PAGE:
By Katrina Koerting / Post-Standard / link to original post
Joggers, bikers and walkers are able to add some history to their exercise along the Erie Canalway Trail in Camillus, part of the village’s Erie Canal Park.
It’s easy terrain. The flat, two-mile trail on the banks of the canal is surfaced with compact stone dust, which also allows for wheelchair and stroller accessibility. “It’s a great family place,” said Cathy Solarte of Camillus, who walks the trail about three times a week. “It’s got a great history. It’s got a museum and different markers of what life used to be like.”
Boathouses, boats — including one that used to travel the old canal — and signs showing historic pictures of the canal are scattered along the trail.
One of the featured structures is the renovated Nine Mile Creek Aqueduct, a stone structure built in 1844 that once transported boats over the creek to continue their trip on the Erie Canal. The aqueduct, located about a mile into the trail, sat idle for 80 years. It was rebuilt two years ago, and is now the only restored navigable aqueduct in New York.
The trail is secluded, thanks to a canopy of trees at the start and a wooded area lining the canalway. The crunch of the stone dust under your feet, the soft chatter of walkers and the birds singing are the only noises along this stretch of the canal. At points, cars can be heard in the distance; but save for a 50-foot stretch of the trail that goes by a road and a farm, you are hidden.
The seclusion is something else Solarte enjoys. She and husband Dave have been coming for about 20 years and walk the trail together at least once a week. “I like to come out every season and see spring and the blossoms come out and the leaves change in the fall,” said Cathy, 48. “Especially when you get down where it’s more wooded. It’s like walking through a tunnel of foliage.”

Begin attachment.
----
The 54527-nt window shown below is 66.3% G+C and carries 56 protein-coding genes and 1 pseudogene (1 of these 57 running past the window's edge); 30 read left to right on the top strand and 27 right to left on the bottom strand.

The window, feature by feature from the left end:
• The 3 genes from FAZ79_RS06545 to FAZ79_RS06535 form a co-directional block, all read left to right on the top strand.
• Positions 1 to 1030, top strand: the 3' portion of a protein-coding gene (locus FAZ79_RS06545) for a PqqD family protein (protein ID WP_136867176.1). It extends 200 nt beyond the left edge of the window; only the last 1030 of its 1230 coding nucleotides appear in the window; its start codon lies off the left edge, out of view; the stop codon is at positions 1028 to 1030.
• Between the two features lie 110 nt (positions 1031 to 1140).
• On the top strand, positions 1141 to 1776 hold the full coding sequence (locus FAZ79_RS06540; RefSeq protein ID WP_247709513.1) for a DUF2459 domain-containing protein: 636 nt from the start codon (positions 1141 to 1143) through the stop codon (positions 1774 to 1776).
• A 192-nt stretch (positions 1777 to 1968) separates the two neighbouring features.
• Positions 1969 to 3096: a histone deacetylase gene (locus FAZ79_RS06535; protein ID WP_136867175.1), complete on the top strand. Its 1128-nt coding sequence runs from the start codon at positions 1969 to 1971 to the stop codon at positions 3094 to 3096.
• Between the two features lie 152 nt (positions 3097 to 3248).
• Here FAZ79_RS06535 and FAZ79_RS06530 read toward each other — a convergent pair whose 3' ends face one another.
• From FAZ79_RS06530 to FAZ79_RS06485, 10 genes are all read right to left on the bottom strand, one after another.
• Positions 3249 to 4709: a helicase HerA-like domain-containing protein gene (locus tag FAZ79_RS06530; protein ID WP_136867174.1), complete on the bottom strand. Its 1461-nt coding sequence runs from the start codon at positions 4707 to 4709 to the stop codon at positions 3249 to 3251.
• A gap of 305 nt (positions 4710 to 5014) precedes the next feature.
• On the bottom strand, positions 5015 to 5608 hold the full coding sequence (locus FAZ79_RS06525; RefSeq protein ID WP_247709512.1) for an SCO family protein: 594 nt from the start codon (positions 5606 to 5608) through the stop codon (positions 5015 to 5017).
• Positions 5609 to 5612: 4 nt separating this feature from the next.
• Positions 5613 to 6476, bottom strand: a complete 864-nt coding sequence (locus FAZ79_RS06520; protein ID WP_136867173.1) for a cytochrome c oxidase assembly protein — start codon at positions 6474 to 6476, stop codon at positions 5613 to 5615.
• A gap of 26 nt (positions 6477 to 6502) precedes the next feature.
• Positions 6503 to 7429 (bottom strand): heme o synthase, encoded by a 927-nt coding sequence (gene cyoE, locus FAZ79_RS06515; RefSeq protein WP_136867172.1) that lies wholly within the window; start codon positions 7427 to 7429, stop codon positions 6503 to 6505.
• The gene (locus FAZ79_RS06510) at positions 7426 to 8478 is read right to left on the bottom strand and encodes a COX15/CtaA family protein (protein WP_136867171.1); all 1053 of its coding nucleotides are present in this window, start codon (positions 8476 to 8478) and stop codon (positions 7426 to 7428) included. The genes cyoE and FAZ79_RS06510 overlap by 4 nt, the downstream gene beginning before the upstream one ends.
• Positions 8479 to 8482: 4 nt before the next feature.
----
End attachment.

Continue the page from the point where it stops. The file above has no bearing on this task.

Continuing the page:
The stone dust trail was reconstructed for recreation two years ago and is part of a 350-mile project to connect trails along the old Erie Canal route from Albany to Buffalo, said Fenton Hanchett, a member of the Camillus Canal Society. The Camillus section begins at Route 173 by Reed Webster Park and extends west to the Sims Store Museum, a recreated canal store.
Anglers fish on the tree-covered banks or on wooden docks along the trail that jut over the canal. There is also a wooded area with trails for hikers to venture off the stone dust path.
And there are a lot of dog walkers on the trail, because it is the only park in Camillus where dogs are permitted. Michelle Osbourne, 35, of Syracuse walks with Dahlia, her border collie mix. “It’s clean and well-maintained,” Osbourne said. “It’s a great there-and-back trail. It’s great for anything — walking, biking, jogging — I see it all on the trail. It’s good for anybody. There are no ups and downs.”
Erie Canalway in Camillus
Trail length: 2 miles (4 miles roundtrip)
Hours: Dawn to dusk, 7 days a week
Terrain: Flat, compact stone dust
Access points: Sims Store in Camillus, 5750 DeVoe Road, or Route 173 in Camillus by Reed Webster Park
This is one of the 43 trails mapped & described in the guidebook “Take Your Bike – Family Rides in New York’s Finger Lakes Region.”